3D Printing Method Creates Complex Glass Objects with UV Light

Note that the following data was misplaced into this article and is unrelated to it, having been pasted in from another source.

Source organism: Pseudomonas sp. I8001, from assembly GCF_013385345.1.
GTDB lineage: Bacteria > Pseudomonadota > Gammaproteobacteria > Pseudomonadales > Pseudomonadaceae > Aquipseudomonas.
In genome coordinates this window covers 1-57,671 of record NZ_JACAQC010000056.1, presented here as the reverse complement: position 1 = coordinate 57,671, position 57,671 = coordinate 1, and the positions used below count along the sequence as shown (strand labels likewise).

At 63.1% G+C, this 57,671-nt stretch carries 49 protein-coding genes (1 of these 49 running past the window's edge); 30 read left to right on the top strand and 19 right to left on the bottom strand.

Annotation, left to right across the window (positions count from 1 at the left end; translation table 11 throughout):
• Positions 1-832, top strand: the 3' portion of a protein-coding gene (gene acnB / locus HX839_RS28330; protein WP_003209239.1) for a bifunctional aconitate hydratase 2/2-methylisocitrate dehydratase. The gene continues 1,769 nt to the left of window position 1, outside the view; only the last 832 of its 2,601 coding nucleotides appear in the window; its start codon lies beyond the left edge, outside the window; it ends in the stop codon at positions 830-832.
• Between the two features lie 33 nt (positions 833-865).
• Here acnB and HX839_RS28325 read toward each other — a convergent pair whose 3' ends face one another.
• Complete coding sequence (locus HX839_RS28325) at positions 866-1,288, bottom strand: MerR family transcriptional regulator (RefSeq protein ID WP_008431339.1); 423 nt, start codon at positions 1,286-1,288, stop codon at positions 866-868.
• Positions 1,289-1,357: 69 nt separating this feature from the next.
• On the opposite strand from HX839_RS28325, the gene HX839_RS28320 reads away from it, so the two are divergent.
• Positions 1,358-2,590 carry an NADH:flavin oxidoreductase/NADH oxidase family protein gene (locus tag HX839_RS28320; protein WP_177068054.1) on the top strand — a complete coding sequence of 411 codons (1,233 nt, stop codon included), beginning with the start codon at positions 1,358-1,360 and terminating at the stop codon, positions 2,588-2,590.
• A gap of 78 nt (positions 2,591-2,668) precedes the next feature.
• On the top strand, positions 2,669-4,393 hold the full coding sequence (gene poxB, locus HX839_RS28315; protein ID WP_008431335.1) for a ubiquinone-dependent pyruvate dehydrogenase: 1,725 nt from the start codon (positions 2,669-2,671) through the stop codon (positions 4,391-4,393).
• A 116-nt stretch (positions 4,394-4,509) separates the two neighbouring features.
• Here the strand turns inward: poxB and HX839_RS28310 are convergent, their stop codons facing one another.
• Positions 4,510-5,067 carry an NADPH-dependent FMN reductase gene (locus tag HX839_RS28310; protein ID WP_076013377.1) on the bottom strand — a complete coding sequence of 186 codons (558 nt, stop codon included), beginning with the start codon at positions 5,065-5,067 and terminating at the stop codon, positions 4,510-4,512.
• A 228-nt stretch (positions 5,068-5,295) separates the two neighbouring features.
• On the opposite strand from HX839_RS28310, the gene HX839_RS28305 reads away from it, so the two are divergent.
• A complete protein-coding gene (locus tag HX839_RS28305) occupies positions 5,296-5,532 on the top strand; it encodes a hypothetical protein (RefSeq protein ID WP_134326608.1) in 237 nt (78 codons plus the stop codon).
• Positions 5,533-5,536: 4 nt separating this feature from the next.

ETH Zurich researchers introduce a groundbreaking 3D printing method that produces highly porous and complex glass structures. They reported their results in the journal Natural Materials . The researchers developed a special resin that contains plastic and organic molecules, to which silicon-containing molecules are bonded. The resin can be processed using commercially-available Digital Light Processing (DLP) technology. This involves irradiating the resin with UV light patterns. Wherever the light strikes the resin, it hardens, because the light-sensitive components of the polymer resin cross link at the exposed points. The plastic monomers combine to form a labyrinth-like structure, creating the polymer. The silicon-containing molecules fill the spaces within this labyrinth. The researchers can build up an object layer by layer and change various parameters in each layer, including pore size. Weak light intensity results in large pores and intense illumination creates small pores. The researchers burn the blank at 600˚C to burn off the polymer framework, and then at around 1000˚C to densify the ceramic structure into glass. During the firing process, the objects shrink and become transparent and hard like window glass.